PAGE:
Rep. John Tilley, D-Hopkinsville, chair of the House Judiciary Committee, presents an anti-methamphetamine bill in the Kentucky House of Representatives.
(Frankfort, KY) -- A pair of bills aimed at curbing drugs in Kentucky are gaining steam in the state legislature.
Senators approved a bill which would transfer oversight of the prescription drug monitoring system to the attorney general.
Meanwhile, the House approved a measure which would put more limits on cold medicine. The ingredients can be used to produce meth. Both bills will likely go to committee to mediate differences between the state houses.
Hopkinsville Mayor Dan Kemp says the state of the city is strong.
Speaking at the State of the Community Vision Plan Breakfast at the Bruce Center, Mayor Kemp said Hopkinsville is headed in the right direction.
While the country struggles through an ongoing recession, Mayor Kemp says 928 jobs were created in Hopkinsville in the last 12 months.
Going back farther than recent history, the mayor said the number of businesses in the city has grown by a fifth since the beginning of the century.
Christian County Cares Chairman David Ptaszek also addressed the crowd and asked them to support the vision plan with both their time and money, saying good things are happening in Hopkinsville and Christian County thanks to the efforts of many.
The federal grant money obtained by Kentucky to repair the Eggner’s Ferry Bridge was originally intended for such a purpose.
Congressman Ed Whitfield Field Representative Michael Pape says Governor Steve Beshear and the Congressman spoke in the hours following the partial collapse of the bridge about the possibility of receiving an emergency grant set aside for when major infrastructure becomes unusable.
A collision with the Delta Mariner cargo vessel caused a span of the bridge to be taken out and Pape says the Congressman was thankful Kentucky could receive federal dollars to pay for the very crucial project.
Those who have to travel from Marshall to Trigg Counties and vice versa have had significantly longer commutes and higher gas bills since the collapse, though an emergency 9 million dollar repair will hopefully have it back open by Memorial Day weekend.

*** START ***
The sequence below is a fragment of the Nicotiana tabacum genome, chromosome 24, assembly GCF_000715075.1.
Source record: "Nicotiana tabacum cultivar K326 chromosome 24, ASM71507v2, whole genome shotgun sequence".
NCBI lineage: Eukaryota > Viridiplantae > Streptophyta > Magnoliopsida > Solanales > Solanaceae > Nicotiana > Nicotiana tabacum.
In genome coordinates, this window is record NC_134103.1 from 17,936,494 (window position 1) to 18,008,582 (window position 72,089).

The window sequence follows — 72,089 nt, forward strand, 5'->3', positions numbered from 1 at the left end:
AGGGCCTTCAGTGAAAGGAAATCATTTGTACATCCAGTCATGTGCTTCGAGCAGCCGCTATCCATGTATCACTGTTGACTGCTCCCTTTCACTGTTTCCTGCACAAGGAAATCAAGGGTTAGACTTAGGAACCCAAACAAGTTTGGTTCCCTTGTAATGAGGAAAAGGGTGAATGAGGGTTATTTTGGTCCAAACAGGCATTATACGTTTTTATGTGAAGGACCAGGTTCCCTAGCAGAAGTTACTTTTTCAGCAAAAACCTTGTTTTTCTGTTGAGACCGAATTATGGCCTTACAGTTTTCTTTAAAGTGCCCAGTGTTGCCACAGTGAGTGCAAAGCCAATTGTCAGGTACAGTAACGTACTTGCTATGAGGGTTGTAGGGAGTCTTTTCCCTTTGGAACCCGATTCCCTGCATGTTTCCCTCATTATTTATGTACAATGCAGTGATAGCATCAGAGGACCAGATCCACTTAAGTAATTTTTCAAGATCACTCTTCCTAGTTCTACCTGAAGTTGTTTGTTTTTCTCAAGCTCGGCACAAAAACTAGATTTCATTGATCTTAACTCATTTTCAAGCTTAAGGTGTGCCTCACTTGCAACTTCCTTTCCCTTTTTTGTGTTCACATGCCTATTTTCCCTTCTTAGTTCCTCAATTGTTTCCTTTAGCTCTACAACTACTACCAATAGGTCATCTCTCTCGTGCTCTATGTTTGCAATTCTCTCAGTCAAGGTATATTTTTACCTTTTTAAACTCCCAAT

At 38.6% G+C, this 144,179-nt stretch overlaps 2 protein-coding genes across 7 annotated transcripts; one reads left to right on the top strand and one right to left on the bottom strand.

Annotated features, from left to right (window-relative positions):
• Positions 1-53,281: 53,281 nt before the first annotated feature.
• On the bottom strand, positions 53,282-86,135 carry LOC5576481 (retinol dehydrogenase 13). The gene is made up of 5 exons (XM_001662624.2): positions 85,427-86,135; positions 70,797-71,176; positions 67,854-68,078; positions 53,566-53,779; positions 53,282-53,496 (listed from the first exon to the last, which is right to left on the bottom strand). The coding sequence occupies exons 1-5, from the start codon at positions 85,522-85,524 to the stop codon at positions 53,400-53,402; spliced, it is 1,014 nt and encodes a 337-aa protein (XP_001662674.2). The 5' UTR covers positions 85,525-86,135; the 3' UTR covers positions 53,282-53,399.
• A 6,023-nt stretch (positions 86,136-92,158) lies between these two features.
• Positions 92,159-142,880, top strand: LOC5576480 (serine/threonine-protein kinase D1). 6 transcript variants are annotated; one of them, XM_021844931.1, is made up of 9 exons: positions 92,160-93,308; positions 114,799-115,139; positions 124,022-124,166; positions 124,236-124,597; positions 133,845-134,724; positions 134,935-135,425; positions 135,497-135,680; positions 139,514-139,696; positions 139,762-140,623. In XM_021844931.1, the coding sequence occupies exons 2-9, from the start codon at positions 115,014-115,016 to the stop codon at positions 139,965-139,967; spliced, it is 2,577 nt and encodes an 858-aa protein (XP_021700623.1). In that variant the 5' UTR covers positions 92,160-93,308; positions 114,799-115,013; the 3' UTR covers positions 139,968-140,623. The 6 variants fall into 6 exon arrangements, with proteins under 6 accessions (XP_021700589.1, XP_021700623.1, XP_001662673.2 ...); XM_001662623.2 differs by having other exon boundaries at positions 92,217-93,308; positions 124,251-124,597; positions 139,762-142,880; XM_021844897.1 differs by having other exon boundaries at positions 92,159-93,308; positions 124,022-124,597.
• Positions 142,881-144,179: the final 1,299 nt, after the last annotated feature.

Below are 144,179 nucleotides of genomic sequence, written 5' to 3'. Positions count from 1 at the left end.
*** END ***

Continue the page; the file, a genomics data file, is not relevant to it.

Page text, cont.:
A check-up by Probation and Parole officers Tuesday morning led to the arrest of a Hopkinsville man on drug trafficking charges for the second time in recent history.
The arrest card for 38-year old Terry Wayne Coleman says probation and parole checked on him at 2109 Chestnut St. just before noon Tuesday.
Officers allegedly found a baggie of marijuana in his coat pocket and a search of the residence by Hopkinsville Police turned up three more bags of the illegal weed. Police say the marijuana was packaged in a way consistent with how it’s normally sold.
The report says rolling papers were also found in the home. Coleman was arrested and charged with trafficking in marijuana—the second time he’s been charged with the crime in the last six years.
Both chambers of the Kentucky General Assembly will likely vote on its compromised budget Friday morning, described by everyone as a “bare-bone” spending plan.
The Conference Committee worked out their disagreements just before 3am this morning, meaning the General Assembly will almost certainly not need a special session to pass a budget as it did two years ago.
State Representative Myron Dossett of Pembroke says the Amy Dye murder case likely played a role in legislators including funds for hiring new social workers in the austere budget.
Representative Dossett says funds for Rupp Arena were also included in the compromise, just days before the so-called “game of the century” between Kentucky and Louisville.
The House and Senate will almost certainly have the budget passed by end of business Friday, meaning they will have accomplished the one duty they are constitutionally required to finish.